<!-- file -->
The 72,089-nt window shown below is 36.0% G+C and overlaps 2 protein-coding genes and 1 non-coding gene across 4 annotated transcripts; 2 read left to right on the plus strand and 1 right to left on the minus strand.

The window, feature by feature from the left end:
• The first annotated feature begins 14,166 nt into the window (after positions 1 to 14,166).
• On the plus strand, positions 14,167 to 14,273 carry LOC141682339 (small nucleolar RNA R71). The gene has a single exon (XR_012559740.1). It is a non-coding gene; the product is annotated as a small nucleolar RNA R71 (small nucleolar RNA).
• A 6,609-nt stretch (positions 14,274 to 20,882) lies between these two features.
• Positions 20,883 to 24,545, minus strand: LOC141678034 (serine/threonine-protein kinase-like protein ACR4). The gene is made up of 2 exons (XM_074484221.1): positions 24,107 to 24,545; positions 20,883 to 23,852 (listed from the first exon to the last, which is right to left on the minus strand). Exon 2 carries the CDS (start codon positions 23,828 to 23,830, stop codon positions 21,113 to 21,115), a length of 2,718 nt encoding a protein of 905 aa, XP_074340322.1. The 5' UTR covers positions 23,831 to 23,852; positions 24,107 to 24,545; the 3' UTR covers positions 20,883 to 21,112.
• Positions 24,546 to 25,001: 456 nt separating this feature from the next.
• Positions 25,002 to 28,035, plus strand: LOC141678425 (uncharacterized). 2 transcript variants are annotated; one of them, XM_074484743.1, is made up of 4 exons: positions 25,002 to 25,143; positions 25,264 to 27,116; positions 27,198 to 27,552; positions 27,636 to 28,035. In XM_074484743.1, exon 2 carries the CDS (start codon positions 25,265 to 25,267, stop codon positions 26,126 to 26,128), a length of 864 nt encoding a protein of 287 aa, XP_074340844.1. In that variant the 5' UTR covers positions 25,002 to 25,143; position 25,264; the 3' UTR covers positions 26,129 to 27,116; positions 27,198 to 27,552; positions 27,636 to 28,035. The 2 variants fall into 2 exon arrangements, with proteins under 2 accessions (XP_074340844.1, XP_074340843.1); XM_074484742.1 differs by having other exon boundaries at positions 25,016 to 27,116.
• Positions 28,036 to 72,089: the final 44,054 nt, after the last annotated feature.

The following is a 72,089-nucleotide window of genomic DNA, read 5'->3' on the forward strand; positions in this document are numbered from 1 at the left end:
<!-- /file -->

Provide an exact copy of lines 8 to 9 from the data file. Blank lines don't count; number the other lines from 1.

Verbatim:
• Positions 25,002 to 28,035, plus strand: LOC141678425 (uncharacterized). 2 transcript variants are annotated; one of them, XM_074484743.1, is made up of 4 exons: positions 25,002 to 25,143; positions 25,264 to 27,116; positions 27,198 to 27,552; positions 27,636 to 28,035. In XM_074484743.1, exon 2 carries the CDS (start codon positions 25,265 to 25,267, stop codon positions 26,126 to 26,128), a length of 864 nt encoding a protein of 287 aa, XP_074340844.1. In that variant the 5' UTR covers positions 25,002 to 25,143; position 25,264; the 3' UTR covers positions 26,129 to 27,116; positions 27,198 to 27,552; positions 27,636 to 28,035. The 2 variants fall into 2 exon arrangements, with proteins under 2 accessions (XP_074340844.1, XP_074340843.1); XM_074484742.1 differs by having other exon boundaries at positions 25,016 to 27,116.
• Positions 28,036 to 72,089: the final 44,054 nt, after the last annotated feature.